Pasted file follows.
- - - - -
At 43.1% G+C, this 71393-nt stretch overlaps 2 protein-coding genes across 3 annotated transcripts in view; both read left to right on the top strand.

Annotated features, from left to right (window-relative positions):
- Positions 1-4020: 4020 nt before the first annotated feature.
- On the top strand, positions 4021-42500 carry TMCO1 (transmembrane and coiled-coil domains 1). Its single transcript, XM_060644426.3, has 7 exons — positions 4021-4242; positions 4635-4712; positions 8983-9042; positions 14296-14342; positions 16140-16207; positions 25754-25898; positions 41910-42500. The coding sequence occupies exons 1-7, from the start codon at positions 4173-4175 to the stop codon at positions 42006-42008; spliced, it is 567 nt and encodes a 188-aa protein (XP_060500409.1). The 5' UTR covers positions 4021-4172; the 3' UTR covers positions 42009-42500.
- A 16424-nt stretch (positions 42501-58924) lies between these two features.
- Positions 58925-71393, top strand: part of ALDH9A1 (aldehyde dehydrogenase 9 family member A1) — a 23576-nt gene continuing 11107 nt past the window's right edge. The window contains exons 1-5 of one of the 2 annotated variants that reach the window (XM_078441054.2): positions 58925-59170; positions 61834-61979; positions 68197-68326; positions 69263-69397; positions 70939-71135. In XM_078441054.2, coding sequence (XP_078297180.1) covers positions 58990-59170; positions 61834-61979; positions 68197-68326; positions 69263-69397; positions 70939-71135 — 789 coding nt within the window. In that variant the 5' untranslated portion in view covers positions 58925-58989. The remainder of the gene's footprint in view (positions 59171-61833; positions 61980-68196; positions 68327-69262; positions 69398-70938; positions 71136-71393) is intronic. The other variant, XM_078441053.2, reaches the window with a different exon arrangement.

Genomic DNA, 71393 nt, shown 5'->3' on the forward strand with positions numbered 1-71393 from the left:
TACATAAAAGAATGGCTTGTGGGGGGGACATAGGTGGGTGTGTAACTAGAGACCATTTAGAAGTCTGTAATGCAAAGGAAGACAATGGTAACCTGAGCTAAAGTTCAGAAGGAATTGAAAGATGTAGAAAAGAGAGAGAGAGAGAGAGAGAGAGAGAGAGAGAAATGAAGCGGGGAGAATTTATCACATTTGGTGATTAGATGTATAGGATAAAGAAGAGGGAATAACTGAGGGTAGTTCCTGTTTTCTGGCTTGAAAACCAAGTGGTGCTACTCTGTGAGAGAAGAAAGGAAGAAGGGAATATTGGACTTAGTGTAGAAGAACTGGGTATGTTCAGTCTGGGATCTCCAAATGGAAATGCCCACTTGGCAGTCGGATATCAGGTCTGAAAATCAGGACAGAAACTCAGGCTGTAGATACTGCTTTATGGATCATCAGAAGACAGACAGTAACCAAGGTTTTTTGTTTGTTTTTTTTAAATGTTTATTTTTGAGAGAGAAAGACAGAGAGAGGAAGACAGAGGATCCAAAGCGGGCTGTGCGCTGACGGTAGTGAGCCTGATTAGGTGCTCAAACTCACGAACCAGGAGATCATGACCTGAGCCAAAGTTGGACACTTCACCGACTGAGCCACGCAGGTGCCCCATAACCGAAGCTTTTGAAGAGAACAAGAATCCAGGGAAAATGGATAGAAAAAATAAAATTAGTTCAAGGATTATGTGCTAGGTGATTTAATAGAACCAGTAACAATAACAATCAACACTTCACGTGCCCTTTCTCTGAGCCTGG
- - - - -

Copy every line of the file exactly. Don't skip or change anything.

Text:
At 43.1% G+C, this 71393-nt stretch overlaps 2 protein-coding genes across 3 annotated transcripts in view; both read left to right on the top strand.

Annotated features, from left to right (window-relative positions):
- Positions 1-4020: 4020 nt before the first annotated feature.
- On the top strand, positions 4021-42500 carry TMCO1 (transmembrane and coiled-coil domains 1). Its single transcript, XM_060644426.3, has 7 exons — positions 4021-4242; positions 4635-4712; positions 8983-9042; positions 14296-14342; positions 16140-16207; positions 25754-25898; positions 41910-42500. The coding sequence occupies exons 1-7, from the start codon at positions 4173-4175 to the stop codon at positions 42006-42008; spliced, it is 567 nt and encodes a 188-aa protein (XP_060500409.1). The 5' UTR covers positions 4021-4172; the 3' UTR covers positions 42009-42500.
- A 16424-nt stretch (positions 42501-58924) lies between these two features.
- Positions 58925-71393, top strand: part of ALDH9A1 (aldehyde dehydrogenase 9 family member A1) — a 23576-nt gene continuing 11107 nt past the window's right edge. The window contains exons 1-5 of one of the 2 annotated variants that reach the window (XM_078441054.2): positions 58925-59170; positions 61834-61979; positions 68197-68326; positions 69263-69397; positions 70939-71135. In XM_078441054.2, coding sequence (XP_078297180.1) covers positions 58990-59170; positions 61834-61979; positions 68197-68326; positions 69263-69397; positions 70939-71135 — 789 coding nt within the window. In that variant the 5' untranslated portion in view covers positions 58925-58989. The remainder of the gene's footprint in view (positions 59171-61833; positions 61980-68196; positions 68327-69262; positions 69398-70938; positions 71136-71393) is intronic. The other variant, XM_078441053.2, reaches the window with a different exon arrangement.

Genomic DNA, 71393 nt, shown 5'->3' on the forward strand with positions numbered 1-71393 from the left:
TACATAAAAGAATGGCTTGTGGGGGGGACATAGGTGGGTGTGTAACTAGAGACCATTTAGAAGTCTGTAATGCAAAGGAAGACAATGGTAACCTGAGCTAAAGTTCAGAAGGAATTGAAAGATGTAGAAAAGAGAGAGAGAGAGAGAGAGAGAGAGAGAGAGAAATGAAGCGGGGAGAATTTATCACATTTGGTGATTAGATGTATAGGATAAAGAAGAGGGAATAACTGAGGGTAGTTCCTGTTTTCTGGCTTGAAAACCAAGTGGTGCTACTCTGTGAGAGAAGAAAGGAAGAAGGGAATATTGGACTTAGTGTAGAAGAACTGGGTATGTTCAGTCTGGGATCTCCAAATGGAAATGCCCACTTGGCAGTCGGATATCAGGTCTGAAAATCAGGACAGAAACTCAGGCTGTAGATACTGCTTTATGGATCATCAGAAGACAGACAGTAACCAAGGTTTTTTGTTTGTTTTTTTTAAATGTTTATTTTTGAGAGAGAAAGACAGAGAGAGGAAGACAGAGGATCCAAAGCGGGCTGTGCGCTGACGGTAGTGAGCCTGATTAGGTGCTCAAACTCACGAACCAGGAGATCATGACCTGAGCCAAAGTTGGACACTTCACCGACTGAGCCACGCAGGTGCCCCATAACCGAAGCTTTTGAAGAGAACAAGAATCCAGGGAAAATGGATAGAAAAAATAAAATTAGTTCAAGGATTATGTGCTAGGTGATTTAATAGAACCAGTAACAATAACAATCAACACTTCACGTGCCCTTTCTCTGAGCCTGG